Monday, August 20, 2012

The ECB to potentially target periphery yields via unlimited buying

Today Der Spiegel published an article called "Aiming the Bazooka: ECB Plans to Set Yield Targets for Bond Purchases" discussing what could become the ultimate backstop for periphery government bonds.
Der Spiegel: - As part of its efforts to fight the euro crisis, the European Central Bank (ECB) is considering establishing caps on interest rates for government bonds in individual countries as part of its future bond-buying program. Under the plan, the ECB would begin purchasing government bonds from crisis-hit countries if yields for those bonds exceeded the interest rates for benchmark German sovereign bonds by a predetermined amount. This would signal to investors which interest rate levels the ECB believes to be appropriate.
Targeting yields rather than specific amounts of bonds to purchase is not a new idea. In fact it has been considered by the Fed as an alternative version of QE3. But with respect to periphery debt, this would indeed be a "bazooka". The ECB would be providing a free put option to holders of sovereign debt and would even give more transparency on its bond purchases.
Der Spiegel: - During its next meeting at the beginning of September, the ECB's Governing Council is expected to decide on whether the interest-rate goal will actually be implemented. However, it has already been decided that the ECB will be more transparent in the future about its bond purchases. Looking ahead, the ECB plans to publicly state the volume of bonds it has purchased from each country. This information is to be published immediately after the purchase takes place. Under current practice, the ECB announces on Mondays how much, in total, it spent on buying bonds the previous week.
As is often the case in these situations, Der Spiegel is not disclosing its sources and it's unclear how the newspaper obtained this information. But the way some official information has been leaking out of the Eurozone in the past, it is quite possible that this article is indeed accurate. It is certainly true that the Spanish officials have been calling for unlimited bond purchases to stabilize yields for some time.
Bloomberg: - Spanish Economy Minister Luis de Guindos urged unlimited bond buying by the European Central Bank to lower the struggling euro country’s borrowing costs as talks on conditions for the aid are planned in September.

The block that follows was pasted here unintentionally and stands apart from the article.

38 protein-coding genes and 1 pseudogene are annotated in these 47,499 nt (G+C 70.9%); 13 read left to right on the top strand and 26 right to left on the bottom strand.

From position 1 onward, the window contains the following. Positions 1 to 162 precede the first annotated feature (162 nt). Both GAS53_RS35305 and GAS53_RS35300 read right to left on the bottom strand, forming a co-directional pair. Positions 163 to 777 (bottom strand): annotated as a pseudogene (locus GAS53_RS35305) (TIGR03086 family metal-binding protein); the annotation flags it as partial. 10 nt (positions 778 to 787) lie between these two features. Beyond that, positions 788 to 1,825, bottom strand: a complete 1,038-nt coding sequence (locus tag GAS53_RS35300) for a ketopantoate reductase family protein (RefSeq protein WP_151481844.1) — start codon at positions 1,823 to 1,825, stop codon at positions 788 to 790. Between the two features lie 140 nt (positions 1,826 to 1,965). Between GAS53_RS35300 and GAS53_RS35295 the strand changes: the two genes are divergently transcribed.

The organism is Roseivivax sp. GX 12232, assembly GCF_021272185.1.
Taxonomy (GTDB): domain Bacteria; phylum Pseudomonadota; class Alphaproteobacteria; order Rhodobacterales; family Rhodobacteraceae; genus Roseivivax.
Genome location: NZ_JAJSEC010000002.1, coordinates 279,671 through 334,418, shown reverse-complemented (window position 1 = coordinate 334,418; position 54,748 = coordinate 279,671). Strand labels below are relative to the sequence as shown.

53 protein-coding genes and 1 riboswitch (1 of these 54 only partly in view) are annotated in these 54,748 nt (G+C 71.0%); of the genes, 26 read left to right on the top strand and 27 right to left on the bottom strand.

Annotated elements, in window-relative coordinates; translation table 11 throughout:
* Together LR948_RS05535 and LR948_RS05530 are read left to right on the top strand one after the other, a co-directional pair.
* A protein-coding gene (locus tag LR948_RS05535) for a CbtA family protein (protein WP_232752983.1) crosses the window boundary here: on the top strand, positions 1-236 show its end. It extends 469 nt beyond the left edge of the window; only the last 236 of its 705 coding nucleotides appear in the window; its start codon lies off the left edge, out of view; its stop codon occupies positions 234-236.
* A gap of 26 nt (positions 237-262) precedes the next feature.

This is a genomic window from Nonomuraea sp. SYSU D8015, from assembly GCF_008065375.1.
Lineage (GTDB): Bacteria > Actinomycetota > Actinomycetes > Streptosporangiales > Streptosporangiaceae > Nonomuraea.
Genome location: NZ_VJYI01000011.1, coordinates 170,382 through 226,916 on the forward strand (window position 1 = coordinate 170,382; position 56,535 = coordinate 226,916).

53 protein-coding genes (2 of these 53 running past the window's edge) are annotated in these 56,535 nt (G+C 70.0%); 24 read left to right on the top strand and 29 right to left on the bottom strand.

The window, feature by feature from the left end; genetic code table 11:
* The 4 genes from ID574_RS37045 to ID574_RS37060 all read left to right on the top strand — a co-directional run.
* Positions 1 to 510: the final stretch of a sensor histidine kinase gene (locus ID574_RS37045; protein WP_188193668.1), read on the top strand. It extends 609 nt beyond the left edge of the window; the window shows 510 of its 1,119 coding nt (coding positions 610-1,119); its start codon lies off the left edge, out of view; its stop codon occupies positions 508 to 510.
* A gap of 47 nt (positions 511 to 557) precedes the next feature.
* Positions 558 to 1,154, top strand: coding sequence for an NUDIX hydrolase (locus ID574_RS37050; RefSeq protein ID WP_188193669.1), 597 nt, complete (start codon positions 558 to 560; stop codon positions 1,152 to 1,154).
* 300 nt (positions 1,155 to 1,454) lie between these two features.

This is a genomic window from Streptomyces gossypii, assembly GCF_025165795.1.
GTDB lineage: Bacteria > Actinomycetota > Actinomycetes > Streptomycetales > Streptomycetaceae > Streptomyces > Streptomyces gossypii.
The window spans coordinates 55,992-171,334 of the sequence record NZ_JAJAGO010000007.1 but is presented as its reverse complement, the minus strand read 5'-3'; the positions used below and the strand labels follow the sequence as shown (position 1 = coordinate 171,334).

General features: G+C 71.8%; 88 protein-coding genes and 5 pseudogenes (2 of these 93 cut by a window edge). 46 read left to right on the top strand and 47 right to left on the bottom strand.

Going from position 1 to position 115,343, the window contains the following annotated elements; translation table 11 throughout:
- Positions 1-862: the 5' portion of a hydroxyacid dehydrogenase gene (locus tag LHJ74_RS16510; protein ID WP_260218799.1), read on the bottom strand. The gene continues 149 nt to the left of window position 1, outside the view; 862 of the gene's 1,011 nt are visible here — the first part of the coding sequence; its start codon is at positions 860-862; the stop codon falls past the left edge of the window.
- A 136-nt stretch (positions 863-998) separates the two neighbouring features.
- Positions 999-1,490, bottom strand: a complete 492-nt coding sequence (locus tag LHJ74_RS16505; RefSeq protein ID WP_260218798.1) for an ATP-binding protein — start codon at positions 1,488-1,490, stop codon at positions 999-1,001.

ECB bond buying on the secondary market should be unlimited in duration and size to support the nation’s debt, De Guindos told Spanish news agency Efe in an interview. Terms for the assistance will be discussed at a euro group meeting in the second week of September, he said. The comments were confirmed by a Spanish official, who asked not be identified, citing government policy.
The markets are viewing this story as having a real chance to become reality. Since the rumors of this unlimited bond buying program got started, Spanish bond yields came off sharply.

Spain 10y yield

It is somewhat surprising that German officials have not been more vocal in their objections to such proposals. The size of the purchases could be enormous, with the ECB potentially becoming the proud owner of a substantial portion of Spain's outstanding debt. The ECB's holdings would of course be senior to the private holders (remember the subordination issue?). Also the purchases would likely be done via the Bank of Spain, further increasing TARGET2 imbalances and making Spain's potential exit ever more costly. But so far it has mostly been just the Bundesbank pushing back on what they view as a perversion of a central bank's function.
Bloomberg/BW: - Germany’s Bundesbank stepped up its criticism of the European Central Bank’s plan to embark on potentially “unlimited” government bond purchases, widening a rift over how to tackle the sovereign debt crisis.

“The Bundesbank holds to the opinion that government bond purchases by the Eurosystem are to be seen critically and entail significant stability risks,” the Frankfurt-based central bank said in its monthly report today. The new program “could be unlimited” and decisions about potentially far greater sharing of solvency risks should be taken by governments or parliaments, not by central banks, it said.
The biggest problem with such yield targeting is the establishment of moral hazard by reducing the impact of market discipline. Knowing that the central bank will support their nation's bonds in an unlimited fashion, periphery politicians will no longer be under pressure to implement austerity measures in a timely manner. The fiscal consolidation work will be put on a southern European timeline and the can will be kicked further down the road.
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